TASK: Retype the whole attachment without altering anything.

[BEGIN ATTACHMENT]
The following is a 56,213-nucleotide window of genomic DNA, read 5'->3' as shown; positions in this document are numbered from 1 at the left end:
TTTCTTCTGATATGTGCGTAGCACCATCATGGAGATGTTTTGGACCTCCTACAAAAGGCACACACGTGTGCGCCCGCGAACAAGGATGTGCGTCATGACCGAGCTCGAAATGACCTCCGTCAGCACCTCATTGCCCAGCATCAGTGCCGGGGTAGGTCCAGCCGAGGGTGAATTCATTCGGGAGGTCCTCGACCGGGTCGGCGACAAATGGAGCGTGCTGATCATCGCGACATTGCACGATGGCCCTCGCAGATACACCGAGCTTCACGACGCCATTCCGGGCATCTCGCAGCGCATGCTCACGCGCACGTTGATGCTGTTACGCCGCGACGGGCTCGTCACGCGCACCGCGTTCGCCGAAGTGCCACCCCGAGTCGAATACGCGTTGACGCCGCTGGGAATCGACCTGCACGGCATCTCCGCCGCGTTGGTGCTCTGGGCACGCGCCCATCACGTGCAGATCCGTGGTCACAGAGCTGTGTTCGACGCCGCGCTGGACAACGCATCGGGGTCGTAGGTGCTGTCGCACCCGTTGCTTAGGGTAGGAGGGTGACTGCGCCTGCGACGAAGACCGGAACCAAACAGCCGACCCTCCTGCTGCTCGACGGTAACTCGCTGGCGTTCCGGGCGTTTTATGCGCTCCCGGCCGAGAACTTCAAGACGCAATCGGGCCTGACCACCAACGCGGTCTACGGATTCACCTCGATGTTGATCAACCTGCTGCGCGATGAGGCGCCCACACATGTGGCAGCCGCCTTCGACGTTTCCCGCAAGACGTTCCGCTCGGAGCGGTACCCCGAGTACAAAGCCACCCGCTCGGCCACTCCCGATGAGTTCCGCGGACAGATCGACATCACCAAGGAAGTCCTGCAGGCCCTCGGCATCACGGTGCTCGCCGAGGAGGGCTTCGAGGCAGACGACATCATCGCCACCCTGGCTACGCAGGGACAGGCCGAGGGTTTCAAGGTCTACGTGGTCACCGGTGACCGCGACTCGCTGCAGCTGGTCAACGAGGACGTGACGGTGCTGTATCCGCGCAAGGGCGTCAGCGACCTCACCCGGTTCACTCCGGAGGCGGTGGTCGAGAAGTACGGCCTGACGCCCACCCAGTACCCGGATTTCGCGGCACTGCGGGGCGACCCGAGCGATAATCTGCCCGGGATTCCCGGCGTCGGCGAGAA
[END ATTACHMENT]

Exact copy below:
The following is a 56,213-nucleotide window of genomic DNA, read 5'->3' as shown; positions in this document are numbered from 1 at the left end:
TTTCTTCTGATATGTGCGTAGCACCATCATGGAGATGTTTTGGACCTCCTACAAAAGGCACACACGTGTGCGCCCGCGAACAAGGATGTGCGTCATGACCGAGCTCGAAATGACCTCCGTCAGCACCTCATTGCCCAGCATCAGTGCCGGGGTAGGTCCAGCCGAGGGTGAATTCATTCGGGAGGTCCTCGACCGGGTCGGCGACAAATGGAGCGTGCTGATCATCGCGACATTGCACGATGGCCCTCGCAGATACACCGAGCTTCACGACGCCATTCCGGGCATCTCGCAGCGCATGCTCACGCGCACGTTGATGCTGTTACGCCGCGACGGGCTCGTCACGCGCACCGCGTTCGCCGAAGTGCCACCCCGAGTCGAATACGCGTTGACGCCGCTGGGAATCGACCTGCACGGCATCTCCGCCGCGTTGGTGCTCTGGGCACGCGCCCATCACGTGCAGATCCGTGGTCACAGAGCTGTGTTCGACGCCGCGCTGGACAACGCATCGGGGTCGTAGGTGCTGTCGCACCCGTTGCTTAGGGTAGGAGGGTGACTGCGCCTGCGACGAAGACCGGAACCAAACAGCCGACCCTCCTGCTGCTCGACGGTAACTCGCTGGCGTTCCGGGCGTTTTATGCGCTCCCGGCCGAGAACTTCAAGACGCAATCGGGCCTGACCACCAACGCGGTCTACGGATTCACCTCGATGTTGATCAACCTGCTGCGCGATGAGGCGCCCACACATGTGGCAGCCGCCTTCGACGTTTCCCGCAAGACGTTCCGCTCGGAGCGGTACCCCGAGTACAAAGCCACCCGCTCGGCCACTCCCGATGAGTTCCGCGGACAGATCGACATCACCAAGGAAGTCCTGCAGGCCCTCGGCATCACGGTGCTCGCCGAGGAGGGCTTCGAGGCAGACGACATCATCGCCACCCTGGCTACGCAGGGACAGGCCGAGGGTTTCAAGGTCTACGTGGTCACCGGTGACCGCGACTCGCTGCAGCTGGTCAACGAGGACGTGACGGTGCTGTATCCGCGCAAGGGCGTCAGCGACCTCACCCGGTTCACTCCGGAGGCGGTGGTCGAGAAGTACGGCCTGACGCCCACCCAGTACCCGGATTTCGCGGCACTGCGGGGCGACCCGAGCGATAATCTGCCCGGGATTCCCGGCGTCGGCGAGAA